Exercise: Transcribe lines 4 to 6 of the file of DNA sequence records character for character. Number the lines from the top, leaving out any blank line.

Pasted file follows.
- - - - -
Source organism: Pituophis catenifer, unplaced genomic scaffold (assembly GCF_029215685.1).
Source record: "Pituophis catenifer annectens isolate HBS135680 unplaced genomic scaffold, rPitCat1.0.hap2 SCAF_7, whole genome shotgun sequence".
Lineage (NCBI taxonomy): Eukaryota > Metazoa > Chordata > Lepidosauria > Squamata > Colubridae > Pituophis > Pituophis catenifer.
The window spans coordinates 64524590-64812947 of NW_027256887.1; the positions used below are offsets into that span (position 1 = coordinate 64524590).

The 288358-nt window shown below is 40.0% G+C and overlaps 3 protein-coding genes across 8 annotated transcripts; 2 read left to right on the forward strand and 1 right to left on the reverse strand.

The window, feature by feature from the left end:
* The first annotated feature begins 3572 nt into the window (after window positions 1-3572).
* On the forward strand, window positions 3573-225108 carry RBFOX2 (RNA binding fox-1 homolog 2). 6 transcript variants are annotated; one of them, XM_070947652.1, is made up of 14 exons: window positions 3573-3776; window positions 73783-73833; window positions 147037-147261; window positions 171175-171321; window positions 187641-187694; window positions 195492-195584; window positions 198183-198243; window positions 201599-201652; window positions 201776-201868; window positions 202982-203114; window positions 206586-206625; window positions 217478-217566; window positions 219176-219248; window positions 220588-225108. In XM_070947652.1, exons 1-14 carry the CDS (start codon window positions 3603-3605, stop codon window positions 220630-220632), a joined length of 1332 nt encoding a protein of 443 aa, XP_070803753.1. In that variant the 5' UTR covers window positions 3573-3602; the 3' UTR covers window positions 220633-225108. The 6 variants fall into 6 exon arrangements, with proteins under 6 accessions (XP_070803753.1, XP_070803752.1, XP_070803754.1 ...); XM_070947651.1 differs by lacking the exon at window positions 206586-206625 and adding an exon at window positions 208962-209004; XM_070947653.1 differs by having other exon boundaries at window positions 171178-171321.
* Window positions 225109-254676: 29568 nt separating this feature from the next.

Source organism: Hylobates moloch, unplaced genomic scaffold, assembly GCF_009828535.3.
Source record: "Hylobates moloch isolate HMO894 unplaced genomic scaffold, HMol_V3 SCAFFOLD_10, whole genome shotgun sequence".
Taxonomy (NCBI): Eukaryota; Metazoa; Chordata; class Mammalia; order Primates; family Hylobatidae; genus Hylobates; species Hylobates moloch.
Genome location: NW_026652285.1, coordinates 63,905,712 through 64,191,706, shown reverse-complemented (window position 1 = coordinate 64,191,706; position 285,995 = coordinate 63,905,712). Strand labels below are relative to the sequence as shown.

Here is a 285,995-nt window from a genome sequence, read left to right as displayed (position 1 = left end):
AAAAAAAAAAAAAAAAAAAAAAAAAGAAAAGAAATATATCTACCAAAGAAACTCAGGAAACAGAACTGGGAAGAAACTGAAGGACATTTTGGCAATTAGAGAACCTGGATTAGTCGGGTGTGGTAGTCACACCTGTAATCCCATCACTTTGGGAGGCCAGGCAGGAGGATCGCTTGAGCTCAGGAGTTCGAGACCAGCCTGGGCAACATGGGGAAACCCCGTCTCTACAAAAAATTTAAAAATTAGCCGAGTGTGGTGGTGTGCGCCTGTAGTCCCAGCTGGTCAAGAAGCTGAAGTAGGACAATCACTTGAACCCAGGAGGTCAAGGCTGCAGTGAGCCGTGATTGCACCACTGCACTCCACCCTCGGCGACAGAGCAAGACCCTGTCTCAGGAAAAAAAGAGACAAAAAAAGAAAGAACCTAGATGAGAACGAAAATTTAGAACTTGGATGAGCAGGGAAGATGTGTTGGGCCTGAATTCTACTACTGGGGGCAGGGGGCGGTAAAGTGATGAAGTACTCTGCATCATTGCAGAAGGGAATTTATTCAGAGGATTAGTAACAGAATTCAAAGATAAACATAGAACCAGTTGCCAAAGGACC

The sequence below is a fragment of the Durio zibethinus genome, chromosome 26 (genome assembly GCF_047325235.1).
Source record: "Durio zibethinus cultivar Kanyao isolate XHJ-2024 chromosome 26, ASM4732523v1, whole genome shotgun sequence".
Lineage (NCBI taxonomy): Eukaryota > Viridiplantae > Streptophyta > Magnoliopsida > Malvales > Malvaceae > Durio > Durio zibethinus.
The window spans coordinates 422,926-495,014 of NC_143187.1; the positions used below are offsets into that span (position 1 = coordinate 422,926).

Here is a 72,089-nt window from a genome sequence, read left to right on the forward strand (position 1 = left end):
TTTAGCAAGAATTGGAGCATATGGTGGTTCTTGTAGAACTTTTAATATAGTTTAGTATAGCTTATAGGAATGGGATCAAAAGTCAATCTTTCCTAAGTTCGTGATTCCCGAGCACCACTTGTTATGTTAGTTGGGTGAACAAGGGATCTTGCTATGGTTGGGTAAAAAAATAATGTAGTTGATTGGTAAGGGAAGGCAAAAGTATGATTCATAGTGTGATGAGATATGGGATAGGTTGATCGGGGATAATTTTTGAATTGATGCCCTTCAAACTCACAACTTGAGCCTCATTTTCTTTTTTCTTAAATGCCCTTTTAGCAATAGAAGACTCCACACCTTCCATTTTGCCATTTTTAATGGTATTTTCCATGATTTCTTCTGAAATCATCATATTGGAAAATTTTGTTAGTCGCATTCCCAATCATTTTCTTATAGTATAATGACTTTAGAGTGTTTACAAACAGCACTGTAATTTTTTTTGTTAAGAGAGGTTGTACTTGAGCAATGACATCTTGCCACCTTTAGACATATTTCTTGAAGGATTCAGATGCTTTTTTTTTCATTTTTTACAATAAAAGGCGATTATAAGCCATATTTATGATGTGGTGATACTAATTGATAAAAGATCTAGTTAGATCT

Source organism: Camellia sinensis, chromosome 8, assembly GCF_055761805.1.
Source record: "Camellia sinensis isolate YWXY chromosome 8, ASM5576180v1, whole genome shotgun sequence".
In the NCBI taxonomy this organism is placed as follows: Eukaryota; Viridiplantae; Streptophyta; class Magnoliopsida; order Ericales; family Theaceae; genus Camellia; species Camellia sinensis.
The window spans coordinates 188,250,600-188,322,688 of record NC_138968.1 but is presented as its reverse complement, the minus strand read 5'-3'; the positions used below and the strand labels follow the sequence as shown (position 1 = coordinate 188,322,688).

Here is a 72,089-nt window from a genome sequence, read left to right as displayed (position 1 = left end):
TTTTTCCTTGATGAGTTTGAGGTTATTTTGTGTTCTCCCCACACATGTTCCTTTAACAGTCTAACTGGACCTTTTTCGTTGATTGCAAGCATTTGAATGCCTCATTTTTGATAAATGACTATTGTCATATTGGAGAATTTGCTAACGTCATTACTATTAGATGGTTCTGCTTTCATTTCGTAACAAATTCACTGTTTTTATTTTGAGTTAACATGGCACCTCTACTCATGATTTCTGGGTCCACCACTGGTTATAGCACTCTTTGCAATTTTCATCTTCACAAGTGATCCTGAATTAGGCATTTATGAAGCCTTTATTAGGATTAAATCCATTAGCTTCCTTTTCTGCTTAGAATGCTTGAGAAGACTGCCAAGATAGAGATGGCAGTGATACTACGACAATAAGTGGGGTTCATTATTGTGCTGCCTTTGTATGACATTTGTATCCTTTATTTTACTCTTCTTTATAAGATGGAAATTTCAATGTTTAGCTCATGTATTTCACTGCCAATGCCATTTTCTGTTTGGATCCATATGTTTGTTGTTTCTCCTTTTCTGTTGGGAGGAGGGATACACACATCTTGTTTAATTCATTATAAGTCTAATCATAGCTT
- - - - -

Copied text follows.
The window spans coordinates 64524590-64812947 of NW_027256887.1; the positions used below are offsets into that span (position 1 = coordinate 64524590).

The 288358-nt window shown below is 40.0% G+C and overlaps 3 protein-coding genes across 8 annotated transcripts; 2 read left to right on the forward strand and 1 right to left on the reverse strand.

The window, feature by feature from the left end: